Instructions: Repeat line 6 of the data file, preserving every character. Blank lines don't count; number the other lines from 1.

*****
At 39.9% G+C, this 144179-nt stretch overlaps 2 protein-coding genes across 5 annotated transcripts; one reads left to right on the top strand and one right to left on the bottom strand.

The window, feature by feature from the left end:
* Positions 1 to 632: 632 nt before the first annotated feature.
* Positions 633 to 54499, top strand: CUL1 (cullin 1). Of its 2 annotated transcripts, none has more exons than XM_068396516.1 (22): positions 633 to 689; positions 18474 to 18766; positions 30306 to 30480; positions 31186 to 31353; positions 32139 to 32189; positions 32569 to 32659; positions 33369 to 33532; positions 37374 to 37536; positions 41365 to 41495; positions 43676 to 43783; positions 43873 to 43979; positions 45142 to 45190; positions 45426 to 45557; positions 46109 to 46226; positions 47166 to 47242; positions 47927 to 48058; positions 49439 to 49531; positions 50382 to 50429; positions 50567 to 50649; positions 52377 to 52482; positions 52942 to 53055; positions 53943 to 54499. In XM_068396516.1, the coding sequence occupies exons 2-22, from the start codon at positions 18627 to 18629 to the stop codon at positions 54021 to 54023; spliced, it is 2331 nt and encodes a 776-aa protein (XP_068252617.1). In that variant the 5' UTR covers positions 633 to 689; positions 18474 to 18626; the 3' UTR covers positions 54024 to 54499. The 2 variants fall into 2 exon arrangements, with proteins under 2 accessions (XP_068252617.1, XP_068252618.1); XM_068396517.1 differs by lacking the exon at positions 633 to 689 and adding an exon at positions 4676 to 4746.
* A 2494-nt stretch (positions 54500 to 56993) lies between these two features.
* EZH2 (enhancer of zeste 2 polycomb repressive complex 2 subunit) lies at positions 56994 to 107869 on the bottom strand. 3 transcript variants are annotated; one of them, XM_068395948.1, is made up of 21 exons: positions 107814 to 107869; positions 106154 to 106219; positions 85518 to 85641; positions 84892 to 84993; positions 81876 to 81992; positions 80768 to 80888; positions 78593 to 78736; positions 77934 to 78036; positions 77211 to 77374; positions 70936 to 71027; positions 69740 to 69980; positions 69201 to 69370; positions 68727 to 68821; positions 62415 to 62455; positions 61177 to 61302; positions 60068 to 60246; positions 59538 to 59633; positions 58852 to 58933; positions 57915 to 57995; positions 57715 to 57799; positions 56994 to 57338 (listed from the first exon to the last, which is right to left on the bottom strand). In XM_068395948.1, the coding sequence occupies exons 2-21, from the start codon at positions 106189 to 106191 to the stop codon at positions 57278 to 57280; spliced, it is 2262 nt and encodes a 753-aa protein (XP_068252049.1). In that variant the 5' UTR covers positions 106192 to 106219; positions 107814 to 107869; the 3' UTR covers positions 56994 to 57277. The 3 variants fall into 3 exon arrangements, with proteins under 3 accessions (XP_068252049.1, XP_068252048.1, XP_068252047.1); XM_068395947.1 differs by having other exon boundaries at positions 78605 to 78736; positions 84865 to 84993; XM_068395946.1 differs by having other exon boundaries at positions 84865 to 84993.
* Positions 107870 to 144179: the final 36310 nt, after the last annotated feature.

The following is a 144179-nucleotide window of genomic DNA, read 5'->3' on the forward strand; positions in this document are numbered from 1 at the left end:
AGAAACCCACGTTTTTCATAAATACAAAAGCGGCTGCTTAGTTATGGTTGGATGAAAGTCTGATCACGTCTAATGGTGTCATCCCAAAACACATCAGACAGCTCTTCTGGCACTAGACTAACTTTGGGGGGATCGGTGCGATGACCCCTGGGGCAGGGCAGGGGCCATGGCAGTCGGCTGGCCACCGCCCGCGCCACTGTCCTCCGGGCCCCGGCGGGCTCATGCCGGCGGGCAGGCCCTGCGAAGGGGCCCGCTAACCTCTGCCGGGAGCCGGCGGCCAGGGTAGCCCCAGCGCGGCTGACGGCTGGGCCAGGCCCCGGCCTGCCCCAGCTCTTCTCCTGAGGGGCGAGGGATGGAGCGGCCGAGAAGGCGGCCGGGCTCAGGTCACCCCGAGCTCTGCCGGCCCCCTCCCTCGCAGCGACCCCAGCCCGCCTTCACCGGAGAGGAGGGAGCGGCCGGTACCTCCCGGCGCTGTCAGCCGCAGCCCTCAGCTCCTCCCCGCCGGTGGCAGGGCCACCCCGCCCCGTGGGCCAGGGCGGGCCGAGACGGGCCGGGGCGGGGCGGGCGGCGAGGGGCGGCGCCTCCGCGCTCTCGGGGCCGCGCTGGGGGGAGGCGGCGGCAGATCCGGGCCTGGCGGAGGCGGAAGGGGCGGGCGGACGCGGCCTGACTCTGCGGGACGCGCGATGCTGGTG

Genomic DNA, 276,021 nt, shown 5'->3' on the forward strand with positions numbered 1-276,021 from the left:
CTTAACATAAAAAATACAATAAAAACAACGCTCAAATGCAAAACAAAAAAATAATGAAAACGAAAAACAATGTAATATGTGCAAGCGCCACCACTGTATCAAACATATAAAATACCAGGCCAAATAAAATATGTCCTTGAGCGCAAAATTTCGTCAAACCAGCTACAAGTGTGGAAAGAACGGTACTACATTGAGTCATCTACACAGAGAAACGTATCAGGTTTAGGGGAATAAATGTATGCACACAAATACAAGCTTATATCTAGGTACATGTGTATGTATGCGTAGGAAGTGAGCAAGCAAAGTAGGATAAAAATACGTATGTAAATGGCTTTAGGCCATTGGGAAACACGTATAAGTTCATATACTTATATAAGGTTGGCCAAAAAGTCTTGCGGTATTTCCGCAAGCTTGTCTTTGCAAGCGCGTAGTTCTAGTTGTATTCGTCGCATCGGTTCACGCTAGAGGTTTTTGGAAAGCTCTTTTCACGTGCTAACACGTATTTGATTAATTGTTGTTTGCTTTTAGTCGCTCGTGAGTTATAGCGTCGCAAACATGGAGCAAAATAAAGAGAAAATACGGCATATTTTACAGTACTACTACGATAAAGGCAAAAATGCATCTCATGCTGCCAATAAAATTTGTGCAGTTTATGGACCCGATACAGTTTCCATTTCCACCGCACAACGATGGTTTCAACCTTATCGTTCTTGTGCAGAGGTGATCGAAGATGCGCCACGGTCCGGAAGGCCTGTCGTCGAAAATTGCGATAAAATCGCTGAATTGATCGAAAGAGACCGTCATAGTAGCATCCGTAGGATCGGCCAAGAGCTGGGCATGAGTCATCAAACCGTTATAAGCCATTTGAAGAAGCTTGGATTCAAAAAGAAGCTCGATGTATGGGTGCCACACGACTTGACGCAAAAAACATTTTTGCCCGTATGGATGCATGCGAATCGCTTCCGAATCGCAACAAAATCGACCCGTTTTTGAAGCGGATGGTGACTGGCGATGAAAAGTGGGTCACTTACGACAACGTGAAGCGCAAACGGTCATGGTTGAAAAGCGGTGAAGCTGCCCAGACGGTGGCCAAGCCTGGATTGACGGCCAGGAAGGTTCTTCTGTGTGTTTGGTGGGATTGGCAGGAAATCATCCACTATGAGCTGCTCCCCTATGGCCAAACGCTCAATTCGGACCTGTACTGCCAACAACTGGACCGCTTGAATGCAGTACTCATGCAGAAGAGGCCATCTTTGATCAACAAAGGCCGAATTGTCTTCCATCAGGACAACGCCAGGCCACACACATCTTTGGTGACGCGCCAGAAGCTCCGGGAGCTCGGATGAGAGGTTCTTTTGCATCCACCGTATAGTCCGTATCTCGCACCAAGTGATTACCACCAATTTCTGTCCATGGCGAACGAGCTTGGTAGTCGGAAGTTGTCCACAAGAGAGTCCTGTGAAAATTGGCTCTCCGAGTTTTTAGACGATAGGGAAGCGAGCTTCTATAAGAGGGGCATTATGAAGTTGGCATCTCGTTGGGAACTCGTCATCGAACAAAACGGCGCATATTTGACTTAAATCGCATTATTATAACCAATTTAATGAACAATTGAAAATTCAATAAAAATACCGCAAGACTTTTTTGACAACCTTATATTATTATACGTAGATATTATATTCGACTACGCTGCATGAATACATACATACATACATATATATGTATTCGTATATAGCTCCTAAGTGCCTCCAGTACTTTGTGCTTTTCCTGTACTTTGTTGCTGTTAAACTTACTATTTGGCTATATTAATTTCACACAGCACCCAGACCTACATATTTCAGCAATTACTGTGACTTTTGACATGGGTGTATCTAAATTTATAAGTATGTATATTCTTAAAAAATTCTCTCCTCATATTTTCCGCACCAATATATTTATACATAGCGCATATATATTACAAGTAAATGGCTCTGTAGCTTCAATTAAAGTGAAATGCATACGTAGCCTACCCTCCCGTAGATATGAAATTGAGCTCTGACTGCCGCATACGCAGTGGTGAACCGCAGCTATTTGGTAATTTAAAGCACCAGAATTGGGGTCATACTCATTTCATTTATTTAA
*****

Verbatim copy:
* EZH2 (enhancer of zeste 2 polycomb repressive complex 2 subunit) lies at positions 56994 to 107869 on the bottom strand. 3 transcript variants are annotated; one of them, XM_068395948.1, is made up of 21 exons: positions 107814 to 107869; positions 106154 to 106219; positions 85518 to 85641; positions 84892 to 84993; positions 81876 to 81992; positions 80768 to 80888; positions 78593 to 78736; positions 77934 to 78036; positions 77211 to 77374; positions 70936 to 71027; positions 69740 to 69980; positions 69201 to 69370; positions 68727 to 68821; positions 62415 to 62455; positions 61177 to 61302; positions 60068 to 60246; positions 59538 to 59633; positions 58852 to 58933; positions 57915 to 57995; positions 57715 to 57799; positions 56994 to 57338 (listed from the first exon to the last, which is right to left on the bottom strand). In XM_068395948.1, the coding sequence occupies exons 2-21, from the start codon at positions 106189 to 106191 to the stop codon at positions 57278 to 57280; spliced, it is 2262 nt and encodes a 753-aa protein (XP_068252049.1). In that variant the 5' UTR covers positions 106192 to 106219; positions 107814 to 107869; the 3' UTR covers positions 56994 to 57277. The 3 variants fall into 3 exon arrangements, with proteins under 3 accessions (XP_068252049.1, XP_068252048.1, XP_068252047.1); XM_068395947.1 differs by having other exon boundaries at positions 78605 to 78736; positions 84865 to 84993; XM_068395946.1 differs by having other exon boundaries at positions 84865 to 84993.